The web has been buzzing with rumors of a pending Apple (NASDAQ:AAPL) television set, the so-called iTV.
In his biography of Steve Jobs, Walter Isaacson quoted the late Apple founder as saying “I finally cracked it,” in reference to a TV set that would be integrated with an owner’s entertainment peripherals and Apple’s iCloud.
Analyst Gene Munster, of Piper Jaffray, has been telling us to expect an iTV for more than a year now, and last week he was reporting Apple was buying up TV components in preparation for entering production.
Before the International Consumer Electronic Show in January, MacRumors and other sites were talking about claims that a 50-inch iTV prototype had been spotted in the lab of Apple senior VP of industrial design, Jonathan Ive. And then, last week, Best Buy (NYSE:BBY) caused a fuss when it released a survey of what customers might expect in terms of features on an iTV; the survey contained hints of specs that could possibly be applicable for a production iTV.
Perhaps the most credible rumors to date emerged from Canada a few days ago. The Globe and Mail reported that Rogers Communications (NYSE:RCI) and BCE (NYSE:BCE)—two of the country’s telecommunications giants—were actively in talks with Apple about iTV launch plans. Further, unnamed sources were quoted as saying that both Rogers and Bell actually have iTVs in their labs for testing. This would be a good thing since any Apple television product would undoubtedly include iCloud and probably iTunes integration for streaming content, and Canada’s Internet providers are notoriously stingy about download caps—an issue that’s already bitten Netflix during its Canadian expansion.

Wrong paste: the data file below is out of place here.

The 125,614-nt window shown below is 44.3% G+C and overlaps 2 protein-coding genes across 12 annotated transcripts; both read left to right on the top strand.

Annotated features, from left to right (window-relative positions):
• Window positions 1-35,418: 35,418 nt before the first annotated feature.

Is this yet more idle gossip, or is the truth about iTV beginning to emerge? The TV market isn’t exactly an inviting one at the moment, with many manufacturers losing money hand over fist, but rumors have been flying for months and sales have accelerated in recent weeks.
I suspect that where there’s smoke, there’s fire, and that Apple’s iTV is real. The real questions now are release dates, display sizes, price, whether Siri voice control (and possibly motion control as well) will be present and whether Apple will go all out and include game-playing app functionality (a giant iPad in the living room).
The technicians at Rogers and BCE could probably speak to at least a few of those questions, but the Canadians are staying quiet for now.